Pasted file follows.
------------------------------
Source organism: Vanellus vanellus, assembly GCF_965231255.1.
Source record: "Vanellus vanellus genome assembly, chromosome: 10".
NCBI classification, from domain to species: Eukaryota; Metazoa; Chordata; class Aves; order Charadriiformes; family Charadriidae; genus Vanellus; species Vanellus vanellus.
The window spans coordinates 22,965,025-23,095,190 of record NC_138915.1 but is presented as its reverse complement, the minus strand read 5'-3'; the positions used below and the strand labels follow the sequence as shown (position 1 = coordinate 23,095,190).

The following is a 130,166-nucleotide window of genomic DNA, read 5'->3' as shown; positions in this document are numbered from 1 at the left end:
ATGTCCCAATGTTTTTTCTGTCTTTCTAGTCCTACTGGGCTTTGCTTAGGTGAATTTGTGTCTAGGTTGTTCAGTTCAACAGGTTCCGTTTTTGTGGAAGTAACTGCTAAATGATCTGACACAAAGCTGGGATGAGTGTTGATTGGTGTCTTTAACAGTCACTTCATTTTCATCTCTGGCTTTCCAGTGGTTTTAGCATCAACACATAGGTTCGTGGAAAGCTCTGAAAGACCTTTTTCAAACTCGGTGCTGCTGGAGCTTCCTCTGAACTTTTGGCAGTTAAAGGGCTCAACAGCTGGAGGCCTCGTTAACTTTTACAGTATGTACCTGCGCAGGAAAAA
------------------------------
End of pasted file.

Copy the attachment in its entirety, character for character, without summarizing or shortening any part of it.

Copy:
Source organism: Vanellus vanellus, assembly GCF_965231255.1.
Source record: "Vanellus vanellus genome assembly, chromosome: 10".
NCBI classification, from domain to species: Eukaryota; Metazoa; Chordata; class Aves; order Charadriiformes; family Charadriidae; genus Vanellus; species Vanellus vanellus.
The window spans coordinates 22,965,025-23,095,190 of record NC_138915.1 but is presented as its reverse complement, the minus strand read 5'-3'; the positions used below and the strand labels follow the sequence as shown (position 1 = coordinate 23,095,190).

The following is a 130,166-nucleotide window of genomic DNA, read 5'->3' as shown; positions in this document are numbered from 1 at the left end:
ATGTCCCAATGTTTTTTCTGTCTTTCTAGTCCTACTGGGCTTTGCTTAGGTGAATTTGTGTCTAGGTTGTTCAGTTCAACAGGTTCCGTTTTTGTGGAAGTAACTGCTAAATGATCTGACACAAAGCTGGGATGAGTGTTGATTGGTGTCTTTAACAGTCACTTCATTTTCATCTCTGGCTTTCCAGTGGTTTTAGCATCAACACATAGGTTCGTGGAAAGCTCTGAAAGACCTTTTTCAAACTCGGTGCTGCTGGAGCTTCCTCTGAACTTTTGGCAGTTAAAGGGCTCAACAGCTGGAGGCCTCGTTAACTTTTACAGTATGTACCTGCGCAGGAAAAA